Monday, April 2, 2012

If you're going to be offended...

So it appears there is a little bit of a curfuffle over the use of a sexualized Jennifer Lawrence on the cover of Glamour magazine.  Elle LaPraim over at her blog shares the following critique:

Who is the audience they are going for here? It appears to be men over the age of eighteen, which is a demographic extremely unlikely to go see this film. The moviegoers mostly likely to see The Hunger Games are young girls between the age of 12-17, along with their mothers. That is an audience that clearly does not need to see a character’s cleavage in order to want to rush out and buy tickets to the movie.

 Of all the things to be offended by, I'm not sure I understand why this would be the point of rage.

Warning:  There are spoilers for the movie under the cut

 Here's the pictures that have caused the concern:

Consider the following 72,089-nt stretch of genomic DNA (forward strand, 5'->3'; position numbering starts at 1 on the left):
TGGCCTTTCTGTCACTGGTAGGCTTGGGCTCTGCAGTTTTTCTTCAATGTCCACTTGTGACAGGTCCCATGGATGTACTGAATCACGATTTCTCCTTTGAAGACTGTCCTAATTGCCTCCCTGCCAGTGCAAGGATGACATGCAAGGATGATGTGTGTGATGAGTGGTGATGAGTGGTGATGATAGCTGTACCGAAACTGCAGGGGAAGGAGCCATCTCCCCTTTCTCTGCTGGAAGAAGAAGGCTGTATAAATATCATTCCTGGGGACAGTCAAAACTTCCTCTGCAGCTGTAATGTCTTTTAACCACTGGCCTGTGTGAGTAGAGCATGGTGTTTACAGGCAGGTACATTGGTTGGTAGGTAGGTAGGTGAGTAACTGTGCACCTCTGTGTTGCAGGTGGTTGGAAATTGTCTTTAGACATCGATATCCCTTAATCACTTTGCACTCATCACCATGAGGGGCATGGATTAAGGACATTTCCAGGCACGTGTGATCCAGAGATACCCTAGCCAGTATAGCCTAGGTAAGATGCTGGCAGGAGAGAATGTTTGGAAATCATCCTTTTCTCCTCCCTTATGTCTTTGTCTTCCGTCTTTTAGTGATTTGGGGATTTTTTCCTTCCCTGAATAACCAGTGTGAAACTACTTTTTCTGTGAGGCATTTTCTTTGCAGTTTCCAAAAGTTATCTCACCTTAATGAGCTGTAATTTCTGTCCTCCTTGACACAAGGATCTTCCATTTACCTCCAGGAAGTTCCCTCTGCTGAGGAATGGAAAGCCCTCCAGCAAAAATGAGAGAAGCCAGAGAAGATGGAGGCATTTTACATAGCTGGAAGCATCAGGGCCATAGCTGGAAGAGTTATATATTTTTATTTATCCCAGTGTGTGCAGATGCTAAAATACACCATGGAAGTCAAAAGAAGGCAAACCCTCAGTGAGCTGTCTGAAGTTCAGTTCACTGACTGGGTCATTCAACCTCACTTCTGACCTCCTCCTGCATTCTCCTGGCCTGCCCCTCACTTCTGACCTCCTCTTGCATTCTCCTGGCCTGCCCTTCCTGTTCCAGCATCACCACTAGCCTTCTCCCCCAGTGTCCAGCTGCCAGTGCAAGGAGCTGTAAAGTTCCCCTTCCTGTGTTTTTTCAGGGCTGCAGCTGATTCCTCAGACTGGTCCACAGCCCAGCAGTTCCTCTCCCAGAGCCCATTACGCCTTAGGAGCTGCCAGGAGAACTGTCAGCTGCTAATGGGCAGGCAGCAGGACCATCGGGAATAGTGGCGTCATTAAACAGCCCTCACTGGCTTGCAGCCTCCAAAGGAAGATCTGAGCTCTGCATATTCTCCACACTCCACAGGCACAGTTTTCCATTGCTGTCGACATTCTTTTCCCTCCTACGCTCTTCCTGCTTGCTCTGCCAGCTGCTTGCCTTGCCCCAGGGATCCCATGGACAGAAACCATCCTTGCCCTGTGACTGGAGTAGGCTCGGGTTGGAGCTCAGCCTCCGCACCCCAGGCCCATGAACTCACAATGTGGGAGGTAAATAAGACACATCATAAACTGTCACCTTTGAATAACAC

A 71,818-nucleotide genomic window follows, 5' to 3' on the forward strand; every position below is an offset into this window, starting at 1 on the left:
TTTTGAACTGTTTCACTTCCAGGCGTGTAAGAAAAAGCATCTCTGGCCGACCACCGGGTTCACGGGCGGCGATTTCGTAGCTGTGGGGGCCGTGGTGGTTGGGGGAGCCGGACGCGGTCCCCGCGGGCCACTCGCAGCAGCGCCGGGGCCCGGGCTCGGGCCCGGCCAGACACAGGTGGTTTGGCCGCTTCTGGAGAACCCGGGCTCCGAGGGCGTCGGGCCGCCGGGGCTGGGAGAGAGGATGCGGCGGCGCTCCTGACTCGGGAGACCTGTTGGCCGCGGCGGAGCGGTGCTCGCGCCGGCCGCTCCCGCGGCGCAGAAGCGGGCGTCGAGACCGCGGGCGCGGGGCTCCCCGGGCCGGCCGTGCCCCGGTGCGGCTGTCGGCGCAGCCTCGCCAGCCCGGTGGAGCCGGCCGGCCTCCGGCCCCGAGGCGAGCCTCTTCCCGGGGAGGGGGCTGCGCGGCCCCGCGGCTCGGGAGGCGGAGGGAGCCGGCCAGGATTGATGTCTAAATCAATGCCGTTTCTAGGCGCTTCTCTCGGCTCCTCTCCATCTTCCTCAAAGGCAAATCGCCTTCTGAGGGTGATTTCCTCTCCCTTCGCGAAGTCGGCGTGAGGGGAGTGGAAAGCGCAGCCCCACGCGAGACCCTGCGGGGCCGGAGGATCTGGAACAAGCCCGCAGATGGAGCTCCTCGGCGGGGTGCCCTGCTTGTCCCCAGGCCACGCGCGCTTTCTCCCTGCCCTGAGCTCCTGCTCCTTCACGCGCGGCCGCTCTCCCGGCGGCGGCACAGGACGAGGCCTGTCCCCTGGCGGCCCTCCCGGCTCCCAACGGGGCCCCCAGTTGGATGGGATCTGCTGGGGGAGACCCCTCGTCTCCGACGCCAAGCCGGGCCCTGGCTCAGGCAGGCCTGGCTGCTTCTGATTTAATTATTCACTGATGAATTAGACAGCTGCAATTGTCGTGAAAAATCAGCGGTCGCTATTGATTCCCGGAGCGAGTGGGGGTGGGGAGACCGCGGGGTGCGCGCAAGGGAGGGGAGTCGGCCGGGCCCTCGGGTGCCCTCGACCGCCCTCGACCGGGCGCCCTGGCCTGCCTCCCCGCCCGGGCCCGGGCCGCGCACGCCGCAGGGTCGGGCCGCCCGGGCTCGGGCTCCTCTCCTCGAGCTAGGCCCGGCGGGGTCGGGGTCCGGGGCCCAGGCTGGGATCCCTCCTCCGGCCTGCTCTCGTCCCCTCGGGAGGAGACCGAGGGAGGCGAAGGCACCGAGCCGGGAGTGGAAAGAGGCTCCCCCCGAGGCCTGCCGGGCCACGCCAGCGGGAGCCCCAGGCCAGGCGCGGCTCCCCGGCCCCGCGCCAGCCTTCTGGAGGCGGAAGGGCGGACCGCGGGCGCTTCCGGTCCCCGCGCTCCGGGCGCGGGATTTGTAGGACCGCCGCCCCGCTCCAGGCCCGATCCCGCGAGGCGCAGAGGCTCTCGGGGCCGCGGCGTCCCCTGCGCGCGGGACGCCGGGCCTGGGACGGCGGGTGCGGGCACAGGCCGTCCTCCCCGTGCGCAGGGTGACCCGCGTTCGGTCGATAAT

Now to be fair, I don't see anything that overly done for Glamour magazine.  It is an adult beauty magazine and it features on its pages an adult looking beautiful.  In fact, I barely recognize Jennifer Lawrence in the pictures from her appearance in The Hunger Games, given how radically different she looks with her hair up and without the soft makeup to give her face some age.

But what does concern me is the assertion that the target audience for The Hunger Games is girls aged 12-17 and their mothers, and not adult men over the age of 18.

Again for those not familiar:  It's a story about a girl who competes in to the death combat against 23 other children aged 12 to 18.  It's about how many of those "Tributes" are not fellow competators but simply cannon fodder so that the Districts can say that they sent their tribute.  I was told by one of my classes that upon the death of one particular character that there was a walk out of the theater because too many of the younger audience members couldn't handle it anymore.  Good on those parents for recognizing that this wasn't a movie for 10 year olds, and shame on them for not doing a little more homework before taking them.

I think that rather than being upset at the sexualization of an adult, there is better anger to be directed at the effort to present such violence and darkness as entertainment to children who don't have the emotional maturity to handle it.

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